Suppose the network does not use the same unit of account as Bitcoin. In that case, that's where holding two different currencies at the same time can introduce slippage. You could have a Monero gateway attached to a Bitcoin-denominated Ecash mint to provide swaps between XMR and BTC. However, if you hold too much XMR and it goes down in price relative to BTC, you're losing purchasing power. Therefore, if you prefer to have BTC, you must charge an exchange rate that you believe you can swap extra XMR for at a later price with BTC and charge a fee that you think you'll be paying to do those swaps in addition to a fee that you profit from for providing this service.


Each holder of Ecash carries a risk that the majority of guardians in a particular Fedimint federation either ceases to function or has hard forked to break the consensus rules. At a certain point, all decentralized protocols face similar risks but have different consequences. Suppose a supermajority of Bitcoin users/miners have decided to hard fork or stop participating in Bitcoin. In that case, it faces systemic risk from the behavior of third parties that you individually have little control over. The price of Bitcoin is a function of trust and market demands in the system. You trust that you can spend and use Bitcoin at a later date, and a significant factor in that price is global belief in it as a system.
Ecash carries the same type of risk on a different scale, and the market rates can be considered a function of trust in a particular federation coupled with demand to be in that system. Why might there be demand? Gateways have services that they can provide the users of that system. These services can expand the programmability and interoperability between the federation and external networks, such as Lightning. There is demand for users to hold Ecash and use it for both on-chain Bitcoin and Lightning, which takes a lot of work to do seamlessly on Lightning today. Gateways receive fees for providing such services, so there might eventually be enough demand on a particular federation to profit off of such swaps, and they take a risk for it. Therefore, they can charge what they wish. It would be foolish to expect an exact 1:1 with no fee or exchange rate involved.
Therefore, there's nothing that guarantees that users of a federation can participate in Lightning swaps. An individual Lightning node needs to provide this despite the risks. At the beginning of Fedimint's usage, these Gateways will likely be the federation members of their specific federation. The relationship between gateways and federations is a fascinating one that I'll dive into more in a later article.


This could be extended to another article as well. I believe it's fascinating to think about how the protocol can conceptualize adding "expirations" onto each mint. It's an optional metadata field that you may apply to your Fedimint federation, and its implications are interesting.
We've seen far too many instances in the space of early Lightning custodians like BlueWallet and BottlePay eventually shut down their custodial services, and we're already seeing Cashu mints shut down on very short notice. There will always be users of these services who expect them to be around forever. It's also impossible to inform everyone that it is shutting down. These "forever liabilities" are a big problem, and they eventually cause significant headaches for all involved.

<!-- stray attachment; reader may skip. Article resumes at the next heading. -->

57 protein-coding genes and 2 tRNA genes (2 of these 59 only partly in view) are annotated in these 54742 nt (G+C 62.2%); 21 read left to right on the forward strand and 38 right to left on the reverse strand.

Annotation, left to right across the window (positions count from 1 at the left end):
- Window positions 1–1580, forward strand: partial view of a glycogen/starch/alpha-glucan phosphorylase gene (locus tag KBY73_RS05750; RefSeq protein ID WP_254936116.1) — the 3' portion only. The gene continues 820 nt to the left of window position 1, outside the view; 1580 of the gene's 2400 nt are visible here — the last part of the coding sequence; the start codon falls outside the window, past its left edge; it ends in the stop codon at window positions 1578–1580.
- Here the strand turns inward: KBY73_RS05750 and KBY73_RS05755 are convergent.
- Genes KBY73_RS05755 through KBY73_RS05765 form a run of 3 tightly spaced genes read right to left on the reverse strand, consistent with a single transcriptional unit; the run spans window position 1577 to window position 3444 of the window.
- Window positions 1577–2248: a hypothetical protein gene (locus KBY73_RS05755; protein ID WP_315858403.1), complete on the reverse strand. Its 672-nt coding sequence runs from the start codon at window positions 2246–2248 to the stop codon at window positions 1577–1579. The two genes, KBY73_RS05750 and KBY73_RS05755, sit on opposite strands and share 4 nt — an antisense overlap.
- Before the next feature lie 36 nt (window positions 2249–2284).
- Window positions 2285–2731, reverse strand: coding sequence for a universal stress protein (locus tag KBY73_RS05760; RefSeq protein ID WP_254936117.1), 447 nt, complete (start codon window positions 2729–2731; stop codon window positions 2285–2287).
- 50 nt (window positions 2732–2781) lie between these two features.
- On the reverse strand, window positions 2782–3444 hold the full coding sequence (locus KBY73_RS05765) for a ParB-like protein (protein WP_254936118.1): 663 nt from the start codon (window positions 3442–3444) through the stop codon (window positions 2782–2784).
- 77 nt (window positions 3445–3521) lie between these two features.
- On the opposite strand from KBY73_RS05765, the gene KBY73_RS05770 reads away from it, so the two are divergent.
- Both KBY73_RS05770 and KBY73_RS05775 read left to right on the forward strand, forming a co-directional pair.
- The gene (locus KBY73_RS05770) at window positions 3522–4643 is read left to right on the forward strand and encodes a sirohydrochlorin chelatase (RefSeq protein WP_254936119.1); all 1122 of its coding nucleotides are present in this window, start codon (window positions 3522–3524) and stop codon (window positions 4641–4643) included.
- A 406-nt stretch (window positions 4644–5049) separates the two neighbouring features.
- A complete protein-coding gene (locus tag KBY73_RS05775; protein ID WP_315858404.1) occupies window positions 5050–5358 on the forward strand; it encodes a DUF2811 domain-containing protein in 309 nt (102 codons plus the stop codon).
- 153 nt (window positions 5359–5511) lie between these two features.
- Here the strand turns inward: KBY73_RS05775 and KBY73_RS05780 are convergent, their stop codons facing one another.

Expirations reinforce the expectation that Ecash is not a guaranteed claim on the underlying Bitcoin. As soon as a user joins a federation, it can be communicated that their notes will expire at a specific date. We see this a lot in the gift card space. Some gift cards last 10 years, and I've seen others that last hundreds of years. Gift cards or reward points commonly get legal carve-outs for them. To me, there is no difference between reward points, gift cards, or Ecash inside a specific network.
Another good practice about expiration dates for mints is to allow federation members of the mint to get out in case they change their minds about being a participant. It's early days for Fedimint, and things can change; companies may die, environments can become hostile, etc.

Beyond a financial network

It's worth a callout, but there are also non-financial things that could benefit from a federated smart contract system. I won't dive into them in detail, but here are some ideas:
  • Social key recovery
  • Encrypted password management
  • Social communication
  • Discreet log contracts
  • Prediction Markets
  • Federated mining pools
  • Dynamic lightning node subnetworks
  • Decentralized exchange
  • Privacy tool (Ecash has privacy that's as good as cash, as it must be an effective bearer instrument)


Fedimint is not a Bitcoin custody solution but its own protocol and network that can provide financial and non-financial solutions for any user of any mint. A majority of federation guardians enforce the contracts in the protocol, but no single guardian can unilaterally make decisions. Users have fantastic privacy inside the system to transact without censorship concerns. Users must have custody of their Ecash and back them up to spend them later. It's a new type of distributed ledger network without a ledger at all.